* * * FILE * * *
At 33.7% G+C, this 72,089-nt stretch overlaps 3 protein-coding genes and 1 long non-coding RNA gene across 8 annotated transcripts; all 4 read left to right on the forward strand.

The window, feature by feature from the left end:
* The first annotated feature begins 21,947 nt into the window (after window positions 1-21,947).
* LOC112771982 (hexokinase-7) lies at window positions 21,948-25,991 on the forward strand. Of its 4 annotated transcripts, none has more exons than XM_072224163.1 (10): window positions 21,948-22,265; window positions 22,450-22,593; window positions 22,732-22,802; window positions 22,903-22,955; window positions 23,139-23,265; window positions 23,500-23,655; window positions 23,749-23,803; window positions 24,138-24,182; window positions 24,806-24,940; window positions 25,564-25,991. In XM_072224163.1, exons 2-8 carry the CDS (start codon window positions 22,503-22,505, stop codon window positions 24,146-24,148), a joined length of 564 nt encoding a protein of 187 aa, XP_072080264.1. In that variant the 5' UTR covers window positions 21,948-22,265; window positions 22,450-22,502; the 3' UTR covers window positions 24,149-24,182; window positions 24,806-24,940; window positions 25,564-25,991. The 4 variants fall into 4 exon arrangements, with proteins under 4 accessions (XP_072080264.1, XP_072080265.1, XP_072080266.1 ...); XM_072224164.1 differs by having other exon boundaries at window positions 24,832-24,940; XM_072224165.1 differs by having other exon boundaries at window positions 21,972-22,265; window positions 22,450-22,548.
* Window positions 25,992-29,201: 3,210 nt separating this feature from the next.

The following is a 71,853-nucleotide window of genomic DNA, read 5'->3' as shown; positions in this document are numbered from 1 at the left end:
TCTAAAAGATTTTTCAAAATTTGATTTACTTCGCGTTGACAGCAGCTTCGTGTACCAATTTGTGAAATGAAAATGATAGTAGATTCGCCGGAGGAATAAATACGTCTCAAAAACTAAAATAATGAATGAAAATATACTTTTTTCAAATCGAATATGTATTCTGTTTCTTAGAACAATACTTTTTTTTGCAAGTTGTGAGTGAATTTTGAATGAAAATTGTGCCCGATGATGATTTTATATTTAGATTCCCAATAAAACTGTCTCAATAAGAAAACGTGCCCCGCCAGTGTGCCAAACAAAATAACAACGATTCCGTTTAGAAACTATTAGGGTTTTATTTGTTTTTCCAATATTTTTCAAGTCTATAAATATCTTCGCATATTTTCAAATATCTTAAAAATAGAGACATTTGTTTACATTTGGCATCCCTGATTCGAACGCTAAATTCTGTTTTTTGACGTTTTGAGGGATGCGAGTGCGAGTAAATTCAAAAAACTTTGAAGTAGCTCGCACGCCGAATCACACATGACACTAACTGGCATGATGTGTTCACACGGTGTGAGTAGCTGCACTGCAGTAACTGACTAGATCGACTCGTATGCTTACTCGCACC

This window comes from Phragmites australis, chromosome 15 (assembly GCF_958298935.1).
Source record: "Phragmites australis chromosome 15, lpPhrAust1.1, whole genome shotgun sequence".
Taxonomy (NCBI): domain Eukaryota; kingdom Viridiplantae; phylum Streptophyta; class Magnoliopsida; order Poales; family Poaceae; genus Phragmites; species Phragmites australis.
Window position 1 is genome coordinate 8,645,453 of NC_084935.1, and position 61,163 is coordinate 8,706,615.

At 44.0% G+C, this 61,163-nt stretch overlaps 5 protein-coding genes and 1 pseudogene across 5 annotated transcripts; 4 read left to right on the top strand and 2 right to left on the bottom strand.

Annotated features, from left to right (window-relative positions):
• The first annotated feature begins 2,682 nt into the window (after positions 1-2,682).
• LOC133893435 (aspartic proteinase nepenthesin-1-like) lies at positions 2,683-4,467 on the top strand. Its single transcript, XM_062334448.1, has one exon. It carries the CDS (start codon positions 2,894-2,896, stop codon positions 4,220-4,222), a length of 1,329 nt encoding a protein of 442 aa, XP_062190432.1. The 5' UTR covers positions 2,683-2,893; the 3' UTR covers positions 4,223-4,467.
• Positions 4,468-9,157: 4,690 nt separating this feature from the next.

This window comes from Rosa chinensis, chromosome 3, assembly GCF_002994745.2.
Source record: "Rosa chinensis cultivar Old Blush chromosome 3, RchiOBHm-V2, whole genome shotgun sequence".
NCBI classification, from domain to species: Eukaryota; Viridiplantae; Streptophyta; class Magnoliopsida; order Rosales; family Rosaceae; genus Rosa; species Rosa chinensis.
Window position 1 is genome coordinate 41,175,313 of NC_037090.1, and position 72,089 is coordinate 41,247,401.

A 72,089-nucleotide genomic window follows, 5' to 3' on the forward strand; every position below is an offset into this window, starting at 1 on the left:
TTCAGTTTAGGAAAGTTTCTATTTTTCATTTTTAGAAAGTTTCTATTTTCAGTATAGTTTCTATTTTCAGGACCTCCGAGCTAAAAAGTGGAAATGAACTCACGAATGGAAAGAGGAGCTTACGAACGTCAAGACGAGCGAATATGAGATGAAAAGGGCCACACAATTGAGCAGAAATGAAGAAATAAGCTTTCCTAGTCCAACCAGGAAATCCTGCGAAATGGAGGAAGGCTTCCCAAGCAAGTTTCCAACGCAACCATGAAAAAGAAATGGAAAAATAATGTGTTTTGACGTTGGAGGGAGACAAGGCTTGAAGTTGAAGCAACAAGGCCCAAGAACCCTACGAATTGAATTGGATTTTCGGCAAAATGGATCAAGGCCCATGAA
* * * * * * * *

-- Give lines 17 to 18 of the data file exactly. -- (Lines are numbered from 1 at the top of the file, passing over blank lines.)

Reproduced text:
This window comes from Rosa chinensis, chromosome 3, assembly GCF_002994745.2.
Source record: "Rosa chinensis cultivar Old Blush chromosome 3, RchiOBHm-V2, whole genome shotgun sequence".